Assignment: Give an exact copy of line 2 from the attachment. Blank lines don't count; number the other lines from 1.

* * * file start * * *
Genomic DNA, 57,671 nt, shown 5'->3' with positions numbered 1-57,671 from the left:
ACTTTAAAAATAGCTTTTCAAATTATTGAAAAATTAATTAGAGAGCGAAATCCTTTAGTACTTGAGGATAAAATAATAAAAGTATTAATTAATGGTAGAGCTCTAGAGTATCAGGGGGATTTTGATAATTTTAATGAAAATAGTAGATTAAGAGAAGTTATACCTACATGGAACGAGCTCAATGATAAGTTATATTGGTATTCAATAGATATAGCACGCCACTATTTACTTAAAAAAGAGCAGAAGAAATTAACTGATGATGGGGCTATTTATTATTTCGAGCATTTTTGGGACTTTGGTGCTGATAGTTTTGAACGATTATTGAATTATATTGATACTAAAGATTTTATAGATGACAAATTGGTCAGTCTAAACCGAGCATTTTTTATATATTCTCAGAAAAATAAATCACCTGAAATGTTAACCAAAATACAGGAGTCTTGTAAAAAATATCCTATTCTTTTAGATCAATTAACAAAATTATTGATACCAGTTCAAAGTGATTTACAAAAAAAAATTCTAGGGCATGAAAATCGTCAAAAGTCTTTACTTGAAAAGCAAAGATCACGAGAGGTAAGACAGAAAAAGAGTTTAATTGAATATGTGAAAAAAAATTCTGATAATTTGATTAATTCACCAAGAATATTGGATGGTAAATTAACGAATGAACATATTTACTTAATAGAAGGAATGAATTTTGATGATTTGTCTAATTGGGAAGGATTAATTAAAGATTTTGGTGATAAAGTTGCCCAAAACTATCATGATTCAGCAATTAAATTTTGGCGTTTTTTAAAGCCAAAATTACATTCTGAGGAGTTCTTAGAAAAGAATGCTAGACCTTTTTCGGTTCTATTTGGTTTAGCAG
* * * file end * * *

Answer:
ACTTTAAAAATAGCTTTTCAAATTATTGAAAAATTAATTAGAGAGCGAAATCCTTTAGTACTTGAGGATAAAATAATAAAAGTATTAATTAATGGTAGAGCTCTAGAGTATCAGGGGGATTTTGATAATTTTAATGAAAATAGTAGATTAAGAGAAGTTATACCTACATGGAACGAGCTCAATGATAAGTTATATTGGTATTCAATAGATATAGCACGCCACTATTTACTTAAAAAAGAGCAGAAGAAATTAACTGATGATGGGGCTATTTATTATTTCGAGCATTTTTGGGACTTTGGTGCTGATAGTTTTGAACGATTATTGAATTATATTGATACTAAAGATTTTATAGATGACAAATTGGTCAGTCTAAACCGAGCATTTTTTATATATTCTCAGAAAAATAAATCACCTGAAATGTTAACCAAAATACAGGAGTCTTGTAAAAAATATCCTATTCTTTTAGATCAATTAACAAAATTATTGATACCAGTTCAAAGTGATTTACAAAAAAAAATTCTAGGGCATGAAAATCGTCAAAAGTCTTTACTTGAAAAGCAAAGATCACGAGAGGTAAGACAGAAAAAGAGTTTAATTGAATATGTGAAAAAAAATTCTGATAATTTGATTAATTCACCAAGAATATTGGATGGTAAATTAACGAATGAACATATTTACTTAATAGAAGGAATGAATTTTGATGATTTGTCTAATTGGGAAGGATTAATTAAAGATTTTGGTGATAAAGTTGCCCAAAACTATCATGATTCAGCAATTAAATTTTGGCGTTTTTTAAAGCCAAAATTACATTCTGAGGAGTTCTTAGAAAAGAATGCTAGACCTTTTTCGGTTCTATTTGGTTTAGCAG